PSVR 2 is such a fantastic bit of kit. Sony’s proprietary PlayStation 5 VR headset offers impressive specs and blissful ease of use, especially compared to its PlayStation 4 predecessor which featured uncomfortably low resolution and an absolute mess of cables. By comparison, PSVR 2 is a massive improvement… in every way but one. Its software library.
That may sound at odds with what we saw at the headset’s launch in February 2023. PSVR 2’s launch lineup featured more than 30 games. Complementary VR modes for Resident Evil Village and Gran Turismo 7 helped, too. But the vast majority of these games weren’t anything you couldn’t already get on cheaper Quest and Steam VR-compatible headsets.
Outside of the genuinely fantastic Horizon: Call of the Mountain, PSVR 2 wasn’t really able to wow anybody beyond enthusiast circles at launch and soon after. That wasn’t helped by the price point; a frankly eye-watering $549 / £529 / AU$879 with no pack-in games and the requirement of owning a PS5, too. It didn’t look good then and it certainly doesn’t now, as a slow trickle of releases (and the absence of some high-profile ones) makes it look like PSVR 2 may have a relatively short shelf life.
While I want to love PSVR 2 and use it more often, the reality is there just aren't that many reasons to. Exclusive games are particularly rare. Beyond Horizon: Call of the Mountain, you’ve got The Dark Pictures: Switchback VR, C-Smash VRS and Before Your Eyes as VR experiences you can only get on Sony’s headset. Another announced exclusive, Aces of Thunder, is yet to be released.
It doesn’t help that, unlike with the first PlayStation VR headset on PS4, Sony has elected to not feature PSVR 2 games in its PS Plus game library. I’ve argued before as to how Sony has missed an open goal here, as a free VR game or two every month would make that price point a little easier to stomach. But at the time of writing, this just hasn’t been the case.
Furthermore, some pretty high-profile VR games are launching for Meta Quest and Steam VR headsets, but not PSVR 2. Notable examples here include Sniper Elite VR: Winter Warrior, Powerwash Simulator VR, and EA Sports WRC’s upcoming VR mode. The latter two especially hurt, as I’m already a huge fan of both games and would love the chance to play them on PSVR 2.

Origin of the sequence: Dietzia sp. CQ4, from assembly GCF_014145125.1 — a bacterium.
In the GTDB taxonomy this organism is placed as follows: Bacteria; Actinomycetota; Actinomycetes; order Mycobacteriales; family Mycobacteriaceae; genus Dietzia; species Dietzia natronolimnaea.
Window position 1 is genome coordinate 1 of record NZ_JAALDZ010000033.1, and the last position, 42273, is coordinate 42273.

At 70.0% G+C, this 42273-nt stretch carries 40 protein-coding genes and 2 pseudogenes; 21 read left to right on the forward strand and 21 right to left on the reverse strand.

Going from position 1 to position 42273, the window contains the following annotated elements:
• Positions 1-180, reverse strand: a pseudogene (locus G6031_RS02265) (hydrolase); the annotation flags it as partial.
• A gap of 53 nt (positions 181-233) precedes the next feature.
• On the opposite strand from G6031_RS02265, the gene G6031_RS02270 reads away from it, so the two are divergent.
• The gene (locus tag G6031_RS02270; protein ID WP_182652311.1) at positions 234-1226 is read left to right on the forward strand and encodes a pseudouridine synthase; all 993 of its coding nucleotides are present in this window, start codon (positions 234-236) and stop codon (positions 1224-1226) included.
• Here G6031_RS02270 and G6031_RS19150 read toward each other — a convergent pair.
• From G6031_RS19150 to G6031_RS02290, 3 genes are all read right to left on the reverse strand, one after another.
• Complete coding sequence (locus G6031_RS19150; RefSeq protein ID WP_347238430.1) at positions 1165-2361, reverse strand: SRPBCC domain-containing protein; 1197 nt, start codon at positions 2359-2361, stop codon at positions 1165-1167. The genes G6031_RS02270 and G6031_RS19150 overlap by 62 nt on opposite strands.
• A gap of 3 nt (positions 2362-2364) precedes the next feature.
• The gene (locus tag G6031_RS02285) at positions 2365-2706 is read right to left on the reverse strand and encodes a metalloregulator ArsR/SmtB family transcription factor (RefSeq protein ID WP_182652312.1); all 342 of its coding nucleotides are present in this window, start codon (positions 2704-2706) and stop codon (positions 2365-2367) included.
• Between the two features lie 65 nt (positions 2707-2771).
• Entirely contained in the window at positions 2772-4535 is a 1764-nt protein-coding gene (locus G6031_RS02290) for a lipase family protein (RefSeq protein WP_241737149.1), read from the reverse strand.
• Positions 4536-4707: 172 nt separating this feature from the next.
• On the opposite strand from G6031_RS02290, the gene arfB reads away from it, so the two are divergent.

Now, it’s not all terrible news. The Resident Evil 4 remake’s PSVR 2-exclusive mode - which features the entire campaign - is launching on December 8. Enhance’s superbly quirky Humanity is also playable in VR. Additionally, developer Vertigo Games is doing a fine job supporting the headset with recent releases like Arizona Sunshine 2 and The 7th Guest VR. There is life in the headset yet I worry it may be a case of too little, too late. And that’s becoming more of a reality thanks to the launch of the Meta Quest 3.
When it comes to price-versus-performance, the Meta Quest 3 is the best VR headset on the market right now. Its 128GB model going for $499.99 / £479.99 / AU$799.99 comfortably undercuts PSVR 2. Still pricey, certainly, but it’s got two major perks going for it. It’s entirely standalone, meaning it doesn’t require a console or a PC to function. Secondly, it’s compatible with all games released for prior headsets like the Meta Quest 2. So if you’re upgrading, your Quest library will be fully intact.
PSVR 2 doesn’t share this perk. It isn’t backwards compatible with original PlayStation VR games (what a fantastic update that would make, by the way). It can’t be used in the absence of a PS5. And there’s no PC support at all, meaning it can’t be used as a replacement for older, even pricier headsets like the Valve Index. That last point I do consider to be quite odd; Sony has begun to really embrace PC support with several of the best PS5 games and PS5 exclusives making the jump to Steam. Why not have a little hardware parity thereby making PSVR 2 usable with some Steam VR titles like Half-Life: Alyx?
It’s hard not to draw parallels with the PS Vita when looking at the state of PSVR 2. Both are excellent pieces of hardware that could've stood to be competitive in their respective spaces. But ultimately, in both cases, Sony botched pricing and failed to keep up with meaningful software support. As a result, the Vita was entirely consumed by the might of the Nintendo 3DS, and it’s looking like that’s happening again with PSVR 2 versus Meta Quest 3.
At the end of the day, I’d love nothing more than for Sony to prove me wrong. I want PSVR 2 to succeed; it shows that console-based virtual reality gaming has the potential to be a superb experience. And if the next few years are laced with compelling PSVR 2 exclusives (and a price drop, because it really does need one) then I’d feel a lot more confident about the headset’s future. As it stands, though, mustering said confidence is really, really difficult.
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Rhys is TRG's Hardware Editor, and has been part of the TechRadar team for more than two years. Particularly passionate about high-quality third-party controllers and headsets, as well as the latest and greatest in fight sticks and VR, Rhys strives to provide easy-to-read, informative coverage on gaming hardware of all kinds. As for the games themselves, Rhys is especially keen on fighting and racing games, as well as soulslikes and RPGs.